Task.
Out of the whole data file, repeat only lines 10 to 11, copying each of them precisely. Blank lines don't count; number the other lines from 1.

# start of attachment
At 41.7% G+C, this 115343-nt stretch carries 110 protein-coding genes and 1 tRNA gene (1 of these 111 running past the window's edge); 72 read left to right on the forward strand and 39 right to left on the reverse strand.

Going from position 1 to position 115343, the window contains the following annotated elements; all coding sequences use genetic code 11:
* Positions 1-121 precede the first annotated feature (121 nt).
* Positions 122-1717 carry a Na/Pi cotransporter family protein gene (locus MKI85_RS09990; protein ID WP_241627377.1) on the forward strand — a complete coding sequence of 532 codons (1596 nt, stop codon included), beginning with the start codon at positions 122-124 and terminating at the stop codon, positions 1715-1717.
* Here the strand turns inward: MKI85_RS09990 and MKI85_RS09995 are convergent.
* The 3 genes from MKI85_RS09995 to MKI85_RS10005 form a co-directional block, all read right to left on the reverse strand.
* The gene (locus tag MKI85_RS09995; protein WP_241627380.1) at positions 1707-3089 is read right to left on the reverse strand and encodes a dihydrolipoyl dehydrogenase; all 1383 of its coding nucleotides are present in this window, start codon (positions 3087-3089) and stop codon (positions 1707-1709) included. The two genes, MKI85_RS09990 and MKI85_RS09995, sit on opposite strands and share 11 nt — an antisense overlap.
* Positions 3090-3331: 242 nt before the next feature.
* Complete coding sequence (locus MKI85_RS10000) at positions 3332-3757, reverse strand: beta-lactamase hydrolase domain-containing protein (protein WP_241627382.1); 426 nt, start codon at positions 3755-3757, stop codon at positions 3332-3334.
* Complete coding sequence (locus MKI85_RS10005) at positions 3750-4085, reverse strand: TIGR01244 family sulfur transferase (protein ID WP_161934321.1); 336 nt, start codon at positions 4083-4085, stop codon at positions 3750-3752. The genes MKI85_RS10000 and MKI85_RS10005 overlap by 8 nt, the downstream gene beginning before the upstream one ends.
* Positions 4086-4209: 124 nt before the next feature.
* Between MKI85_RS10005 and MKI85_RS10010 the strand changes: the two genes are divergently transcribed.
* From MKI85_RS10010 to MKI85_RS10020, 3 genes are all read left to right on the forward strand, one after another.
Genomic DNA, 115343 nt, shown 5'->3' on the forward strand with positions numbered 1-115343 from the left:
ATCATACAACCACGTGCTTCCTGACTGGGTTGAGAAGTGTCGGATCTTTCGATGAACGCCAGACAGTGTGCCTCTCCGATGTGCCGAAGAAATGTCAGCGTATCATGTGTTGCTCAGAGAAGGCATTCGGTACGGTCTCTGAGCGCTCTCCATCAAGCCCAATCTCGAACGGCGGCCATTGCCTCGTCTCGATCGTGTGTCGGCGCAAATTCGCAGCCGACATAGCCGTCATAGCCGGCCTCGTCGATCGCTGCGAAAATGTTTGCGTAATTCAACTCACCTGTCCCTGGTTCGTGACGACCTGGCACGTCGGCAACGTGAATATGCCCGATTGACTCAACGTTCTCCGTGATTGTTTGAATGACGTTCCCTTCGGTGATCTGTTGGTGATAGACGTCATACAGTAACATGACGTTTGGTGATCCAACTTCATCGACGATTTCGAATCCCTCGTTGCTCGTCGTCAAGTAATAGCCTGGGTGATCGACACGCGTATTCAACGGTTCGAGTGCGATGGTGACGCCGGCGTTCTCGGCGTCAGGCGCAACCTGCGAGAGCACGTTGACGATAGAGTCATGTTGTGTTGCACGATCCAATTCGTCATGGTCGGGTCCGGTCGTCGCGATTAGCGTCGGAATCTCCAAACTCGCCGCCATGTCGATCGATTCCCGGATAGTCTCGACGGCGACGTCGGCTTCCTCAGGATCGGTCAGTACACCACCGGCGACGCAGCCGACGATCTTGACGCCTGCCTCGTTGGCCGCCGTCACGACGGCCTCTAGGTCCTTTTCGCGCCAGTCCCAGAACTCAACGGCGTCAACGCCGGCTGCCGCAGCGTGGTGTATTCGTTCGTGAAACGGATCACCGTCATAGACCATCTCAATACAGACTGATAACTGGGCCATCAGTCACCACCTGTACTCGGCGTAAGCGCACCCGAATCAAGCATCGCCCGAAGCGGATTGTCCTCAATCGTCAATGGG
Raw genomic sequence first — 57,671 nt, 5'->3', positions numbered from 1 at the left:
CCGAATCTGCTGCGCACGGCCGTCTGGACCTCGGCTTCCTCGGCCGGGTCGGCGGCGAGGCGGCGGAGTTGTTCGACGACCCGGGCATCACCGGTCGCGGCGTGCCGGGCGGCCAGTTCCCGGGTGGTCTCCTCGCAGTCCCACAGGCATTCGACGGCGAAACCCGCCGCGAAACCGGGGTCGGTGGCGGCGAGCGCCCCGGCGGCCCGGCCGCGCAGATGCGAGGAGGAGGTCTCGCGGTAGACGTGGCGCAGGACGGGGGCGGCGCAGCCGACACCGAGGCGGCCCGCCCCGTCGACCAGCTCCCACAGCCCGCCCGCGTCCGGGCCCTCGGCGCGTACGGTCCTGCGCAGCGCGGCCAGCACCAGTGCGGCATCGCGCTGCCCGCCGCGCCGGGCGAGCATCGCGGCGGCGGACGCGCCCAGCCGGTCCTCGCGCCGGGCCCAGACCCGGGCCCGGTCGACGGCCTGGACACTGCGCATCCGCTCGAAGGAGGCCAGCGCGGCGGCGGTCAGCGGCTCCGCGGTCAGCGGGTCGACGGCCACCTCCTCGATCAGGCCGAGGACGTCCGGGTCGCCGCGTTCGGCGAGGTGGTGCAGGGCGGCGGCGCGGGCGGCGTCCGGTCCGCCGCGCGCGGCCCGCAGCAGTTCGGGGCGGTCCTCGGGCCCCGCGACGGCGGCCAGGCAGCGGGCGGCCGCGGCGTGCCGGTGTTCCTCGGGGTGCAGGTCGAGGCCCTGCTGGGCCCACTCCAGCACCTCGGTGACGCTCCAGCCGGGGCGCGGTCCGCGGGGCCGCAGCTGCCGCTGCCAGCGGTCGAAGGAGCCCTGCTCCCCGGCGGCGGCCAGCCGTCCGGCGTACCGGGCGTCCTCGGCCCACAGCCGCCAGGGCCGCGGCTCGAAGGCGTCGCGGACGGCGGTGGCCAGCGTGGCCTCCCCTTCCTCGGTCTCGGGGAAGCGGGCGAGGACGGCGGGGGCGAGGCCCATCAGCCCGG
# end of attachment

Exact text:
* Complete coding sequence (locus MKI85_RS10005) at positions 3750-4085, reverse strand: TIGR01244 family sulfur transferase (protein ID WP_161934321.1); 336 nt, start codon at positions 4083-4085, stop codon at positions 3750-3752. The genes MKI85_RS10000 and MKI85_RS10005 overlap by 8 nt, the downstream gene beginning before the upstream one ends.
* Positions 4086-4209: 124 nt before the next feature.